Did the Chains Strike Out in SoCal?
By George Anderson
When the Southern California grocery workers’ strike/lockout finally ended earlier this year, it was generally agreed that the chains (Albertsons, Kroger and Safeway) had won
the fight after squeezing wage and health benefit concessions from the United Food and Commercial Workers union.
Today, coming up on the anniversary of the beginning of that strike/lockout, it’s clear that neither side won in Southern California. Whether the parties will ever be able to
reclaim what they lost is a subject for debate.
The chains have lost an estimated $2 billion in revenues, according to The Press-Enterprise, and have spent millions trying to get customers to come back and shop.
“I think the companies knew it would be a struggle to get their customers back, but it’s surprised them they haven’t gotten more of them back,” said Mitchell Corwin, a grocery
industry analyst for Morningstar. “It surprised us, and investors, how much they’ve spent on promotions, and it hasn’t worked as well as they thought it would.”
George Whalin, president of Retail Management Consultants, told the San Diego Union-Tribune, “My original prediction was it was going to take at least a year, and in some
cases, they’re not ever going to get those customers back. There are those customers who have found they can go to Costco and buy everything they need. What do they need a grocery
Gary Giblen, senior vice president and director of research for CL King & Associates supports this view. “The main barrier for people going to Costco is the membership,”
he said. “But during the strike if people shelled out the $45 for the membership, they’re in. They’ve overcome the barrier. Now you can buy almost everything you need at Costco.”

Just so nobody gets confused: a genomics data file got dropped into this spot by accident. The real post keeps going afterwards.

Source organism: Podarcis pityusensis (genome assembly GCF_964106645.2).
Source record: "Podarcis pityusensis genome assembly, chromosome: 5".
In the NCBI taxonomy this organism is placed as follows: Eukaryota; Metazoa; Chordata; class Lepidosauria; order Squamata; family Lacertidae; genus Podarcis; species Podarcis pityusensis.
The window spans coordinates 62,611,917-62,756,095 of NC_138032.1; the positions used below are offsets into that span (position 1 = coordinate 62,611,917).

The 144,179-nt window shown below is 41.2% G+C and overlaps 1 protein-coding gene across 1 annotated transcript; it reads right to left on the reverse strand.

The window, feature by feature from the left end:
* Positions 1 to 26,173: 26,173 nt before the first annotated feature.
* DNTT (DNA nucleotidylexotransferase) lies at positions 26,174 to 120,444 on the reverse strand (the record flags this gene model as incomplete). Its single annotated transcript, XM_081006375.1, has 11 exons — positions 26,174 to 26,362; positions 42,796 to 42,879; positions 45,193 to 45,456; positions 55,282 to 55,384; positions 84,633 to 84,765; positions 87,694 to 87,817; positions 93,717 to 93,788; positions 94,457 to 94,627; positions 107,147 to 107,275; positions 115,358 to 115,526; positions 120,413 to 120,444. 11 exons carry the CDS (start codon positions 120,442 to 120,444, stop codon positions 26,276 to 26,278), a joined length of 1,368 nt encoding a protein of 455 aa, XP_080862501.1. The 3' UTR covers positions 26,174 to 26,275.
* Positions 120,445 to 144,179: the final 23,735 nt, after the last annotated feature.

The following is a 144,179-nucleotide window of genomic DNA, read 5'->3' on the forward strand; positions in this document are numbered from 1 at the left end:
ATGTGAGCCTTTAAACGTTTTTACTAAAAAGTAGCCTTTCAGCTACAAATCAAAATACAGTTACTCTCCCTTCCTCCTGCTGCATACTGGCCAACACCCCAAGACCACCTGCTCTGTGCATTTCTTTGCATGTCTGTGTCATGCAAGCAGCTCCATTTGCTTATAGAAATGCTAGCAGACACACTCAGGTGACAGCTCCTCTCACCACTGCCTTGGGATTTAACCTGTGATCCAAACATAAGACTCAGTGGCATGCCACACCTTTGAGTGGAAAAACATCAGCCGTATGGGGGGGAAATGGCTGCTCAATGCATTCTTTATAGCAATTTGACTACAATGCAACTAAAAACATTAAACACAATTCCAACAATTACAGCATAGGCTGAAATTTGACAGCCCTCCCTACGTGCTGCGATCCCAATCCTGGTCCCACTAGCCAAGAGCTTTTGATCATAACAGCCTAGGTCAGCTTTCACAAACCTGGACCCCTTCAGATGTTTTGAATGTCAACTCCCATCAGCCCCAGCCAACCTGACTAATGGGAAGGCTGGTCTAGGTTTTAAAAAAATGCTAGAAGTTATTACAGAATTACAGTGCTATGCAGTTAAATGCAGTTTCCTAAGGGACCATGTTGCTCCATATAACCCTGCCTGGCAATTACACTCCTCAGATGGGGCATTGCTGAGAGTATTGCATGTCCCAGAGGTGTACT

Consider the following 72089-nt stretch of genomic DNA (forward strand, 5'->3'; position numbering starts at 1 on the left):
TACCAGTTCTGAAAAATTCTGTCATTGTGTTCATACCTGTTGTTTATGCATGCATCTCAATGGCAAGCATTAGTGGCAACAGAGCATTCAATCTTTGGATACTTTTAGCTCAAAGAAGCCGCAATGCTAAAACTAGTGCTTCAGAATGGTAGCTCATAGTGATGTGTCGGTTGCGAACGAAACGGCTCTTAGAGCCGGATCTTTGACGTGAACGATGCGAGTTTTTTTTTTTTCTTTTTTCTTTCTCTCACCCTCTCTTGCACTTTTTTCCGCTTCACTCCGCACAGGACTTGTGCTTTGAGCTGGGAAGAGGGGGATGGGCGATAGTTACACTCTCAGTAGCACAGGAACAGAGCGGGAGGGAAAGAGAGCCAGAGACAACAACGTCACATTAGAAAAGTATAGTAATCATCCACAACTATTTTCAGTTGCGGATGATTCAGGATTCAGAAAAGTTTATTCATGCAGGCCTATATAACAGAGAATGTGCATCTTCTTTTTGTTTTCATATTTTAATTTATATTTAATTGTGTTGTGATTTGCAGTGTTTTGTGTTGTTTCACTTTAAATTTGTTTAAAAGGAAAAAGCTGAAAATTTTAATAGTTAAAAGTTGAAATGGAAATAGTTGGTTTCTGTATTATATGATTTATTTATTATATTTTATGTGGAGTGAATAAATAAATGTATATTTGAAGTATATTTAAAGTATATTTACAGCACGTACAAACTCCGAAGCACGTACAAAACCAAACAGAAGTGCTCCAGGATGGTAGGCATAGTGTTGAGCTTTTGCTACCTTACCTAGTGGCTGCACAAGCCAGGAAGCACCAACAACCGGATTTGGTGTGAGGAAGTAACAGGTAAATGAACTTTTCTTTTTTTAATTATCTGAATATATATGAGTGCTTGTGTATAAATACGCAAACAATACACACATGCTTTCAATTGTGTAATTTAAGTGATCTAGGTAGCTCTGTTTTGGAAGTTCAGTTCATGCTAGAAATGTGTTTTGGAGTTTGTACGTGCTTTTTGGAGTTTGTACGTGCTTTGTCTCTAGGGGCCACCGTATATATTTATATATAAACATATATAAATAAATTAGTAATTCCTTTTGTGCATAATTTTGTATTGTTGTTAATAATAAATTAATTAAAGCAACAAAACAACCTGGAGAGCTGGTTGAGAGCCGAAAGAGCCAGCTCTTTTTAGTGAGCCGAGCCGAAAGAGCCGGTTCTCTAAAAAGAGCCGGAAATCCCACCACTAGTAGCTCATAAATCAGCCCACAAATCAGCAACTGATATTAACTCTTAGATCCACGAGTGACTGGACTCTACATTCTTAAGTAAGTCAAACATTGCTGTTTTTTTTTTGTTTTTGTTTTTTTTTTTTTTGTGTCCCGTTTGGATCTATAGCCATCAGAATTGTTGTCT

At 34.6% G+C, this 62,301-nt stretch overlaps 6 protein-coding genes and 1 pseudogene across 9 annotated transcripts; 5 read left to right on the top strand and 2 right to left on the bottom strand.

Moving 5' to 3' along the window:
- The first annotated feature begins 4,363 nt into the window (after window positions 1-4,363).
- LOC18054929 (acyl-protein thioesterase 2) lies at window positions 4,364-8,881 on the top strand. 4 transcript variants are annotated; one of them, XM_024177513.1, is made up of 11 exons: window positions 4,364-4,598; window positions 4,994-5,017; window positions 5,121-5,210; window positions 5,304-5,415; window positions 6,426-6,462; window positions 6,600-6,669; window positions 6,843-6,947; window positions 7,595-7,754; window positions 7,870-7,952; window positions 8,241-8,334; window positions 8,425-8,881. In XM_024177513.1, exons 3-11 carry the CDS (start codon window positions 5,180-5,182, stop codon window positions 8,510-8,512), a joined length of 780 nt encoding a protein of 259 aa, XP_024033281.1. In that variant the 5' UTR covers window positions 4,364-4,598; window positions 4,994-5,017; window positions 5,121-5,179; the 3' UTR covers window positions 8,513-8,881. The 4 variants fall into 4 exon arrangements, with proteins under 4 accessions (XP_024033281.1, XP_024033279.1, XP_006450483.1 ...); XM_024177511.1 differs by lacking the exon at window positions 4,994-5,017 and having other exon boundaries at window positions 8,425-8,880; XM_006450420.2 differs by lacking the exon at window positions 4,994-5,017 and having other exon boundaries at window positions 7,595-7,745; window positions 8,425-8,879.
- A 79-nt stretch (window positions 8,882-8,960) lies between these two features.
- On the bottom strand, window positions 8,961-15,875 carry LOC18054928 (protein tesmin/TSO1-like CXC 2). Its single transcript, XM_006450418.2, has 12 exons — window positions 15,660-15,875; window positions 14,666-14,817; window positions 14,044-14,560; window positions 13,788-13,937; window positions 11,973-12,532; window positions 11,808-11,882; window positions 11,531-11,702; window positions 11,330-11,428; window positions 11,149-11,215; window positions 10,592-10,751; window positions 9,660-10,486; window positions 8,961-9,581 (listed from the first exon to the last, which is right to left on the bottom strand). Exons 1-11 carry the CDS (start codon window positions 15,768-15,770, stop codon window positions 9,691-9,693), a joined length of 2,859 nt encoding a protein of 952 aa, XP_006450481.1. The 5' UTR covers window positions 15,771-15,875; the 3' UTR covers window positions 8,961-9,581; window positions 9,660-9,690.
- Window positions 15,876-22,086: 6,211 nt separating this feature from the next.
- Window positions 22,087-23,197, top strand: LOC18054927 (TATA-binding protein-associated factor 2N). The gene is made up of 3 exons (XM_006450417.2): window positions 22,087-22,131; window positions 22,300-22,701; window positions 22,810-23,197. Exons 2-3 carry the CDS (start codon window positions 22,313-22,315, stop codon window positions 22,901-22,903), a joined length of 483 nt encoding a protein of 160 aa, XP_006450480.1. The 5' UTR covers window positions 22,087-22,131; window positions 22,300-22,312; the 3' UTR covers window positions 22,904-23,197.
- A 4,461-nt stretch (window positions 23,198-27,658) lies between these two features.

Moderator’s Comments: What is your 20/20 hindsight view of the Southern California grocery workers strike/lockout? What lessons should the chains and
union have learned to avoid similar results elsewhere?
Costco is just one of the retail competitors that have seen an increase in business since the strike began last year. Trader Joe’s and Stater Bros. are
often mentioned as the biggest recipients of customer disaffection with the chains.
Stater Bros. may have been the biggest winner of all in the Southern California strike/lockout. The chain’s friendly relationship with the United Food and
Commercial Workers enabled it to make a deal with the union that it would sign on to any deal negotiated with the other chains. The UFCW agreed not to strike any of Stater Bros.
Jack Brown, chief executive officer and chairman of Stater Bros., estimates the chain has been able to hold on to 20 percent of the shoppers who came to
its stores during the strike/lockout. –
George Anderson – Moderator
- Grocers’ strike wounds still fresh – The Press-Enterprise
- A bitter aftertaste – San Diego Union-Tribune